The Junior League of Longview’s School Supply Train chugged along Saturday for its 25th year, providing supplies, uniform shirts and shoes for 2,000 children.
Hundreds of parents lined the sidewalks as early as 4:45 a.m. Saturday outside First Baptist Church’s Recreation Outreach Center, event chair Blythe Martin said. Co-chair Heather Wimberly said 20 Junior League members filled backpacks with school supplies for “two weeks straight.”
Gabrielle McAlister woke up early to drive from Ore City. She said this is her fourth year getting supplies for her five children, ranging in age from 5 to 18.
“It tremendously helps. That’s for sure with five kids. Even with two (children), it’s hard to get the supplies I need. ... School supplies are expensive,” she said.
According to a Women & Co. study, parents living in the southern U.S. spend $51 per child for school supplies.
Wimberly said Buckner Children & Family Services provided shoes and hygiene kits, and First Baptist donated uniform polos for Longview ISD students. Haircuts, dental and vision screenings also were available, she said.
“It helps out so many families. We tried to get them really good supplies this year, so hopefully, they last throughout the year and they don’t have to worry about that. It helps the whole community — not just Longview, but all of East Texas,” Wimberly said.
Because of “a pretty clear need,” Buckner Family Hope Center director Susan Williams said the organization wants to extend its hand to families beyond the School Supply Train.
“For us as an organization, it’s really important because it gives us a really broad opportunity to be able to tell a lot of people about what we do and see if our services match with their needs,” Williams said.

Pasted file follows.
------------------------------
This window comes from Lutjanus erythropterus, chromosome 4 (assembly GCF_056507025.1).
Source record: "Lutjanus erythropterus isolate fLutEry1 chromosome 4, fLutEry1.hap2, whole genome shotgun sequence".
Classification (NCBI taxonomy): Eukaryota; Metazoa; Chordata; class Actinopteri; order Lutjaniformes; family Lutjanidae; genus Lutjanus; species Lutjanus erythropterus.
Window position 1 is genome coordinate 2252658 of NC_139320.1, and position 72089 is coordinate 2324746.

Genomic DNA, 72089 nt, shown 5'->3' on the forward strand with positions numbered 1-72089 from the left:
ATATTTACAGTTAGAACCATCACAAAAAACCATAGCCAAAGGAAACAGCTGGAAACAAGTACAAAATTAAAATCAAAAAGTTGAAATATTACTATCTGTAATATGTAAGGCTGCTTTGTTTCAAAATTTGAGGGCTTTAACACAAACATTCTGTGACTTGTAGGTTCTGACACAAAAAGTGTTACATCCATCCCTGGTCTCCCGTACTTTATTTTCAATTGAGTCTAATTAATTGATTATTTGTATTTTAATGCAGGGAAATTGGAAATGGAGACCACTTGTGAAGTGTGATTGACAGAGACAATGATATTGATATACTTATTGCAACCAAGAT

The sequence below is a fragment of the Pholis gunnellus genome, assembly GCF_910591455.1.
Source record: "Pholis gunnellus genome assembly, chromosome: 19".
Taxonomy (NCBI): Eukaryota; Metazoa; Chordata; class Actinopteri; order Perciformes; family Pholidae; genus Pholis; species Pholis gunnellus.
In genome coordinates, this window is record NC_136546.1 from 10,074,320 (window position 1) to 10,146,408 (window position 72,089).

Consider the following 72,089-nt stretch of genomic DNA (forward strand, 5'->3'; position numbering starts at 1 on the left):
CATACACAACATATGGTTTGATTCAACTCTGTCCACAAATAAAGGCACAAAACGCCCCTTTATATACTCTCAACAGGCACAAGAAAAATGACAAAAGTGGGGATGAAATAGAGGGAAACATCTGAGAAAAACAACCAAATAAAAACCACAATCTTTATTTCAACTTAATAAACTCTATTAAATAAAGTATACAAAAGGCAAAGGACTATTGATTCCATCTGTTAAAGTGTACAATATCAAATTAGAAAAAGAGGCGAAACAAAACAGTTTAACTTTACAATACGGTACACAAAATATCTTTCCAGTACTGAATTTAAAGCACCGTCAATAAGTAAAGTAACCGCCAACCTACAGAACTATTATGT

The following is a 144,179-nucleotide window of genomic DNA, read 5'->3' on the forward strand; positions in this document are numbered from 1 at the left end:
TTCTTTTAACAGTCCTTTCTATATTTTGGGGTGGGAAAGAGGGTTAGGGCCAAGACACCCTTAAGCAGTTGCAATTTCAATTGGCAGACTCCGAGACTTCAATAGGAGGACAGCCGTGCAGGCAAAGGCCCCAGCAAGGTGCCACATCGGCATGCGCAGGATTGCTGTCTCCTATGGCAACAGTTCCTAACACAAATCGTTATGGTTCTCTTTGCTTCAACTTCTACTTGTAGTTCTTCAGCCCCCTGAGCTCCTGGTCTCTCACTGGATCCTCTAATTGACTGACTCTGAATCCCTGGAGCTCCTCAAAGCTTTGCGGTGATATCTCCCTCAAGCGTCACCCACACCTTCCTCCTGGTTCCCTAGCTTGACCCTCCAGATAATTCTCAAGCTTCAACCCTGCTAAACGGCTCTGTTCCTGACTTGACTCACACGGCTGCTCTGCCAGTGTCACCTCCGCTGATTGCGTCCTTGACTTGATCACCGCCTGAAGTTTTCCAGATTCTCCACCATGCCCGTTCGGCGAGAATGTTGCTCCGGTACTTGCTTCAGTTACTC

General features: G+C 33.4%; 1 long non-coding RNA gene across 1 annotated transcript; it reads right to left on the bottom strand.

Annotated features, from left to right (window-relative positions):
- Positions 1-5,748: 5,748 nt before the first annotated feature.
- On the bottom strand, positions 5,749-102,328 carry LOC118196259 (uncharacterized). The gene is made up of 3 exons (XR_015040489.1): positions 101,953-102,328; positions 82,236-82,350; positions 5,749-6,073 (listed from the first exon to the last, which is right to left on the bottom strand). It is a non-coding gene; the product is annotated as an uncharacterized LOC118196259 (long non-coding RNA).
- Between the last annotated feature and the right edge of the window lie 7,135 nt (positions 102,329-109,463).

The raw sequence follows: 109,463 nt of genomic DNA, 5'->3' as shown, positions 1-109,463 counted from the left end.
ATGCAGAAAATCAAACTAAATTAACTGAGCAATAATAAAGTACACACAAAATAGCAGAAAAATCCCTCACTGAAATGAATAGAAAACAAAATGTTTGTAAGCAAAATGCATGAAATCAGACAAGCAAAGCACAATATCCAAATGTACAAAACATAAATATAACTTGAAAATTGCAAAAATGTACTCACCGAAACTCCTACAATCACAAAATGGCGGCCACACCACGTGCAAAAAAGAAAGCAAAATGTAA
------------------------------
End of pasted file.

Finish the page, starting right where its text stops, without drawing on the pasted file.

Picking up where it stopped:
Kilgore retiree Ann Howard is raising two grandchildren and a great-grandchild. She said the free school supplies help her budget.
“It is beneficial for every parent to have a helping hand from somebody, especially when they’re raising their kids (as) single parents,” Howard said.
She said she worked as a clerical assistant for Kilgore ISD, so she knows the benefits of having school supplies.
“Sometimes you give the supplies to the kids or the parent and they get left at home,” Howard said. “If they donate more to schools, it would benefit them better because the ones who don’t come to these events still need help. They may not have transportation.”
Williams hopes Saturday’s event supplied parents with what they needed for their children, and she wants them to know they have support.
“I hope (parents) feel encouraged. I hope they see their community is with them. ... We want them to know that they’re not in it alone, that we’re all in this together and we want to make them feel supported,” she said.